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A Poem for My Father (96 years old on Feb. 29, 2000)

With exact wings
Your words sailed back
into your throat. Could
not fly forward.
Your mouth face
startled by this autumn
Thunder went south again.
I had forgotten the salute
of death, how it waits Militarily
on the outskirts of our skin.
I had forgotten how death
howls inside our veins.
O father, how much like a child
again I felt as I ran down doctors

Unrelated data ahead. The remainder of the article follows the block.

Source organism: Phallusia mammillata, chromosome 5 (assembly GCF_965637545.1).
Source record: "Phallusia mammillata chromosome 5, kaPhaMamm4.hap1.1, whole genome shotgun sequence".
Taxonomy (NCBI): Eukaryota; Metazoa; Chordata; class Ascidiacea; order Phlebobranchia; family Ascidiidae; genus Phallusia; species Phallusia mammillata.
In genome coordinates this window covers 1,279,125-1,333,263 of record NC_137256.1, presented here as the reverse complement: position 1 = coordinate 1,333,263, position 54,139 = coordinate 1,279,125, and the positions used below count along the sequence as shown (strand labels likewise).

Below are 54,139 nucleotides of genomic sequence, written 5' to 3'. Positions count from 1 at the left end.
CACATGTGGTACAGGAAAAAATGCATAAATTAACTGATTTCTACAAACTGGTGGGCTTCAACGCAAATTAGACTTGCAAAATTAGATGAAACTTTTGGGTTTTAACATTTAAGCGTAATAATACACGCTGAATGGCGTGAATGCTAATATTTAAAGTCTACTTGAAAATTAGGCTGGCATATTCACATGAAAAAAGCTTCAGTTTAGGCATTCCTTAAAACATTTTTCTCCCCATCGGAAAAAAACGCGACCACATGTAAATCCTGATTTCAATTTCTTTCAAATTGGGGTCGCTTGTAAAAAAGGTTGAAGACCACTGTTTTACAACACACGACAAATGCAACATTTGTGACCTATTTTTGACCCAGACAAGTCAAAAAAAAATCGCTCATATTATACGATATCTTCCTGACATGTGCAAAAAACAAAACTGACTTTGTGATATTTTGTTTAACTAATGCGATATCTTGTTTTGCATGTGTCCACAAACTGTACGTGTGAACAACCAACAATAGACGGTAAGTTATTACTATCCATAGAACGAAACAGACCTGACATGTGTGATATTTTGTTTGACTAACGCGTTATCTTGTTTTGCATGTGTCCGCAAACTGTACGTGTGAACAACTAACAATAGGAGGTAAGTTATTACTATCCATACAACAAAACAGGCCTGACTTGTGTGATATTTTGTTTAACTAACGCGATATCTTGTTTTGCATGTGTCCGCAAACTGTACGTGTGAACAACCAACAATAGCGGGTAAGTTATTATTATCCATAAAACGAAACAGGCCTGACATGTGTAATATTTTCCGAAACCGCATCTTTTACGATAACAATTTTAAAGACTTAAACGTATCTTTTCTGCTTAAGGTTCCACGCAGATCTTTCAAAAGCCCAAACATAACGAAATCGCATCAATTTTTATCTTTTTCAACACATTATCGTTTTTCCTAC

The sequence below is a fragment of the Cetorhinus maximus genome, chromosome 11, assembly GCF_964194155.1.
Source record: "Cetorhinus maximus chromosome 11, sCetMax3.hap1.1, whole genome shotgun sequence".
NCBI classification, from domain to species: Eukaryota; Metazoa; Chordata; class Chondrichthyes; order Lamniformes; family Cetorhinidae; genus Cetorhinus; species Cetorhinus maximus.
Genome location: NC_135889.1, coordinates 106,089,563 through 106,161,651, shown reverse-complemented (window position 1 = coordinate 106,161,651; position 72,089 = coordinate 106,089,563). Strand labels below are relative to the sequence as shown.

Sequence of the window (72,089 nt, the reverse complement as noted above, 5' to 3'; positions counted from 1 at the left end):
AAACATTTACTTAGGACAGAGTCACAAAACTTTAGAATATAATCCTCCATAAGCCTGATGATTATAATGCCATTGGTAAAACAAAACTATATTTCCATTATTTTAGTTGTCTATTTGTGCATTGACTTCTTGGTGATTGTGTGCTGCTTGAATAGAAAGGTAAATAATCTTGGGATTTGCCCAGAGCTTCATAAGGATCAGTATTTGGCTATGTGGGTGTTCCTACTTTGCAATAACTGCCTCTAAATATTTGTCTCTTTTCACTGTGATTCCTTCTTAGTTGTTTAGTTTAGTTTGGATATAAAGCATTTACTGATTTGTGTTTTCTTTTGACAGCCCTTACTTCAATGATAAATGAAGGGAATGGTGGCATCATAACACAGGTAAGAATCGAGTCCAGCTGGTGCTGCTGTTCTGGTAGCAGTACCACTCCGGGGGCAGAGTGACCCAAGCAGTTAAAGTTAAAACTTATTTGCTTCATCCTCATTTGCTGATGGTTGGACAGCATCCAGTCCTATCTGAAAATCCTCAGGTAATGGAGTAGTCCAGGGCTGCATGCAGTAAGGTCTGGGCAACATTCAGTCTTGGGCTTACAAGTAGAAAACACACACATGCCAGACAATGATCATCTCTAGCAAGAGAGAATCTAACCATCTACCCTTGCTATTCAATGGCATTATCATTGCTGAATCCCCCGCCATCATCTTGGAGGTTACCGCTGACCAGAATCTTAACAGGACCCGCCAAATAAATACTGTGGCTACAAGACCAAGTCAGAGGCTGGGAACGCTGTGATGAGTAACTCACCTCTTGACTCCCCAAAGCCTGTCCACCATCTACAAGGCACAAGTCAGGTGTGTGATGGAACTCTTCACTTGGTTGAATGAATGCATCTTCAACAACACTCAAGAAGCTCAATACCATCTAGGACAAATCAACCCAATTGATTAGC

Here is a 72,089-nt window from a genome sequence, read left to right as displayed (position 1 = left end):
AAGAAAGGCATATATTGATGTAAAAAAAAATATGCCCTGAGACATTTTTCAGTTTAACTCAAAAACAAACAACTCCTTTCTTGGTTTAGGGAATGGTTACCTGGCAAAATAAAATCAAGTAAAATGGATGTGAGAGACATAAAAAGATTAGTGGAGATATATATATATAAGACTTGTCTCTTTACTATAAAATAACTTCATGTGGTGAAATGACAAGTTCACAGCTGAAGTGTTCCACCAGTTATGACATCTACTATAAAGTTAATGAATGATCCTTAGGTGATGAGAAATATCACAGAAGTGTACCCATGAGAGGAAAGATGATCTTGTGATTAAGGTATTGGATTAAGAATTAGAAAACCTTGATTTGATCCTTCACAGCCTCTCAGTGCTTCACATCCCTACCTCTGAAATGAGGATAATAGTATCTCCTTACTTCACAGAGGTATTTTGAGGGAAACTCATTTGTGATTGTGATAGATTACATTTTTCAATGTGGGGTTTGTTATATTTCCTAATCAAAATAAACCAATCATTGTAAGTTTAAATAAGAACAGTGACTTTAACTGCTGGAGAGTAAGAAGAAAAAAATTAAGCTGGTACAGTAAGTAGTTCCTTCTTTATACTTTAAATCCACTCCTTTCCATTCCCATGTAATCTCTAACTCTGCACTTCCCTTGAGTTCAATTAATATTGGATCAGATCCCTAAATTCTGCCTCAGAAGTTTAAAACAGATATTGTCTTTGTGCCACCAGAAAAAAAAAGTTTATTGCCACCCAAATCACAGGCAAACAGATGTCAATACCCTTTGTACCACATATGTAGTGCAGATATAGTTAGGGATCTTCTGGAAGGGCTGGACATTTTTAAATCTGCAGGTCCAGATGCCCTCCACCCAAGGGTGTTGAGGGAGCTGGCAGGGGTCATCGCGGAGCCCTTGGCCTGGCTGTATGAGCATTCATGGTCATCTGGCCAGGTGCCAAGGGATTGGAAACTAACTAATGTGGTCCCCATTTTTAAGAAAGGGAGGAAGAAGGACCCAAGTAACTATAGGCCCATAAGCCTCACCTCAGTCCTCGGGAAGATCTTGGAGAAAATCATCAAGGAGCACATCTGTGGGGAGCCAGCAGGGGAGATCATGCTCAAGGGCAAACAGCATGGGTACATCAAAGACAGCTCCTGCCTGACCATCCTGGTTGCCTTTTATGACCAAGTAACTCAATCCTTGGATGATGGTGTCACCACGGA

painted on porcelain corridors.
O My father, as I breathed
inhaled for us both,
I began to sing a song
you sang when I was little
without a poet's name,
Afraid of all the shadows
cremating my bones,

     Remember the nite,
     The nite you said
     I love you

I remembered your voice swollen
in a ritual of words on
152nd Street and St. Nicholas Place.
Now I, daughter of applause,
hands waterlogged with memory,
asked for nothing more
as I circled your hospital room,
sequined with our breaths
in an hour-glass of sound.

Written by Sonia Sanchez


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